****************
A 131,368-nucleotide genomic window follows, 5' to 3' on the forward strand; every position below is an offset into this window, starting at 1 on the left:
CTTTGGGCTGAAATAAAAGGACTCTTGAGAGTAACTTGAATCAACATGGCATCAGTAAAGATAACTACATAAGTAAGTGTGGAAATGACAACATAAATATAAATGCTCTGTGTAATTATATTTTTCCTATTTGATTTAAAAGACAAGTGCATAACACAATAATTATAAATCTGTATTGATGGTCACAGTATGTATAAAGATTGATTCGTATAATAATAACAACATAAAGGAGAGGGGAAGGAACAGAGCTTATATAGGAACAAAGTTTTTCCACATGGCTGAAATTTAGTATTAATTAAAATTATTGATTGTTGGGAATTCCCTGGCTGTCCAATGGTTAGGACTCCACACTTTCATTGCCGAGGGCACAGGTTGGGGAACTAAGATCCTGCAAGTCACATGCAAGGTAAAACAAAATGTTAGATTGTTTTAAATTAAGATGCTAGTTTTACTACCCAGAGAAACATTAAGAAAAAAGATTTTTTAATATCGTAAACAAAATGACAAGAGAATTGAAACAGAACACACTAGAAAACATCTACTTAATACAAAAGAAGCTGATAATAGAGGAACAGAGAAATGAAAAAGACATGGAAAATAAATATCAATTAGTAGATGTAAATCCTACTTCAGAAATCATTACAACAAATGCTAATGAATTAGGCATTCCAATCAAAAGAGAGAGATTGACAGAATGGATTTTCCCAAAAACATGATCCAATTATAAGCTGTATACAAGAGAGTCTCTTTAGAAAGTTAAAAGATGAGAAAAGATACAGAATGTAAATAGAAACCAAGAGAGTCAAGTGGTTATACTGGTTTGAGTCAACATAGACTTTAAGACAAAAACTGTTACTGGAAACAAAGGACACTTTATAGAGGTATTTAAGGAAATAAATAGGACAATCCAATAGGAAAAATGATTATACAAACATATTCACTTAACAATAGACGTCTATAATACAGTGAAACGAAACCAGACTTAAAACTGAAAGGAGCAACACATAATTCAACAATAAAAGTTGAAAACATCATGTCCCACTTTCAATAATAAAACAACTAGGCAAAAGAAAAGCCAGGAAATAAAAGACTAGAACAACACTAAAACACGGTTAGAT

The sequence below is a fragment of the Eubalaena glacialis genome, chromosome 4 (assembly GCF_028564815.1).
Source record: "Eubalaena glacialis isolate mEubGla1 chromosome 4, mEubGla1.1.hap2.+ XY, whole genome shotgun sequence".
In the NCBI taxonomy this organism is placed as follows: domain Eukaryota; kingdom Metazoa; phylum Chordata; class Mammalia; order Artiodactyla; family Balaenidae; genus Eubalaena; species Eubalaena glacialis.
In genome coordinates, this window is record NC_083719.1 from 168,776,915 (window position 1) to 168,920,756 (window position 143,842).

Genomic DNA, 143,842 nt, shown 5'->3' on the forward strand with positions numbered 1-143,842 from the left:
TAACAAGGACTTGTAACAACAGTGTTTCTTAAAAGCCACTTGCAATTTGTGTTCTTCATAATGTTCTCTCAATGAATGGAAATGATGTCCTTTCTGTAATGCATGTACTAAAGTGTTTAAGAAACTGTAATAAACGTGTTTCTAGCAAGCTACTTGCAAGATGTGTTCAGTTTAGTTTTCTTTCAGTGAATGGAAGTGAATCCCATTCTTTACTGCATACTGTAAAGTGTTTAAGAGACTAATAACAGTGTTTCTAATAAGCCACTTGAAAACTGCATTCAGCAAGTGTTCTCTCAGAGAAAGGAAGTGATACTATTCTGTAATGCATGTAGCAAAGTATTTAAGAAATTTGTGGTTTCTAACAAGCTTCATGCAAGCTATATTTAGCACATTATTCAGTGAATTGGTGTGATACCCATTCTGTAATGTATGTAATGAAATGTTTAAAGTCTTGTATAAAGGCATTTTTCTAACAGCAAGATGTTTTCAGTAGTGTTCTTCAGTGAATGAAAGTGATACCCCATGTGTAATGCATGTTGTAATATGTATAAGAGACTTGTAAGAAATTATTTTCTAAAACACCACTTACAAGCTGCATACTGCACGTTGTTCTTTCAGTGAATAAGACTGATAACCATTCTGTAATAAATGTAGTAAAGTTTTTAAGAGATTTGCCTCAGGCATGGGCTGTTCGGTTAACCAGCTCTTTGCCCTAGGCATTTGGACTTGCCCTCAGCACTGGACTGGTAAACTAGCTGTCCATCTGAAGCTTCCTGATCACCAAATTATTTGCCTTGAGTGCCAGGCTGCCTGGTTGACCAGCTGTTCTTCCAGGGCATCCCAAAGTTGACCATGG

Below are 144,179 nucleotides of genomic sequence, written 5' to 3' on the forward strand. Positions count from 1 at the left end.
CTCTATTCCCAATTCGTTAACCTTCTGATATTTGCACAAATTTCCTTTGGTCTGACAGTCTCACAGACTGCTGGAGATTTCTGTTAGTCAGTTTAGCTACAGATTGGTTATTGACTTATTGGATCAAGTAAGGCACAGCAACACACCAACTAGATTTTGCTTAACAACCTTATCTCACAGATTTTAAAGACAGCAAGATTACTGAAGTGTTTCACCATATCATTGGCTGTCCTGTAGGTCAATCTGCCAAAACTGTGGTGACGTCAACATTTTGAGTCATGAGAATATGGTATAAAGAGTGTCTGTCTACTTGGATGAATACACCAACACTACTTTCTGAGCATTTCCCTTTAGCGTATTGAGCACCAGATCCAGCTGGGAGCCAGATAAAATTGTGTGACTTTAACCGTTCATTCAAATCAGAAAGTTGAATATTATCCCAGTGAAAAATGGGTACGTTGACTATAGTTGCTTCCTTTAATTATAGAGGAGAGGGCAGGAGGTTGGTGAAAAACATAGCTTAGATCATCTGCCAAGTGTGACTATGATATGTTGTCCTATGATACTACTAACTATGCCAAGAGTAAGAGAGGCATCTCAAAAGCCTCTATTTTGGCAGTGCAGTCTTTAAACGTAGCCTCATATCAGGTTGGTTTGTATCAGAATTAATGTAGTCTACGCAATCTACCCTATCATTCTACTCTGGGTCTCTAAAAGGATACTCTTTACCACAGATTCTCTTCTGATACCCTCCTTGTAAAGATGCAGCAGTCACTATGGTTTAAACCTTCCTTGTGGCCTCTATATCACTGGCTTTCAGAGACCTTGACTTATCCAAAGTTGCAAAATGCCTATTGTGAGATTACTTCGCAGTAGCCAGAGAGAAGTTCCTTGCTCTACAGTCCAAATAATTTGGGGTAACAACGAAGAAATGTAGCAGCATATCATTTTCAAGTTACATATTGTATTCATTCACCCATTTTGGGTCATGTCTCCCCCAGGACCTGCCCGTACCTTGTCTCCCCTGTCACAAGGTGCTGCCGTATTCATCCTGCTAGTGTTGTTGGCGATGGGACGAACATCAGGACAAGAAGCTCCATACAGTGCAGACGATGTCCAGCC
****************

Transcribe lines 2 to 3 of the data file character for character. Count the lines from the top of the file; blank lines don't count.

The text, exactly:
CTTTGGGCTGAAATAAAAGGACTCTTGAGAGTAACTTGAATCAACATGGCATCAGTAAAGATAACTACATAAGTAAGTGTGGAAATGACAACATAAATATAAATGCTCTGTGTAATTATATTTTTCCTATTTGATTTAAAAGACAAGTGCATAACACAATAATTATAAATCTGTATTGATGGTCACAGTATGTATAAAGATTGATTCGTATAATAATAACAACATAAAGGAGAGGGGAAGGAACAGAGCTTATATAGGAACAAAGTTTTTCCACATGGCTGAAATTTAGTATTAATTAAAATTATTGATTGTTGGGAATTCCCTGGCTGTCCAATGGTTAGGACTCCACACTTTCATTGCCGAGGGCACAGGTTGGGGAACTAAGATCCTGCAAGTCACATGCAAGGTAAAACAAAATGTTAGATTGTTTTAAATTAAGATGCTAGTTTTACTACCCAGAGAAACATTAAGAAAAAAGATTTTTTAATATCGTAAACAAAATGACAAGAGAATTGAAACAGAACACACTAGAAAACATCTACTTAATACAAAAGAAGCTGATAATAGAGGAACAGAGAAATGAAAAAGACATGGAAAATAAATATCAATTAGTAGATGTAAATCCTACTTCAGAAATCATTACAACAAATGCTAATGAATTAGGCATTCCAATCAAAAGAGAGAGATTGACAGAATGGATTTTCCCAAAAACATGATCCAATTATAAGCTGTATACAAGAGAGTCTCTTTAGAAAGTTAAAAGATGAGAAAAGATACAGAATGTAAATAGAAACCAAGAGAGTCAAGTGGTTATACTGGTTTGAGTCAACATAGACTTTAAGACAAAAACTGTTACTGGAAACAAAGGACACTTTATAGAGGTATTTAAGGAAATAAATAGGACAATCCAATAGGAAAAATGATTATACAAACATATTCACTTAACAATAGACGTCTATAATACAGTGAAACGAAACCAGACTTAAAACTGAAAGGAGCAACACATAATTCAACAATAAAAGTTGAAAACATCATGTCCCACTTTCAATAATAAAACAACTAGGCAAAAGAAAAGCCAGGAAATAAAAGACTAGAACAACACTAAAACACGGTTAGAT

The sequence below is a fragment of the Eubalaena glacialis genome, chromosome 4 (assembly GCF_028564815.1).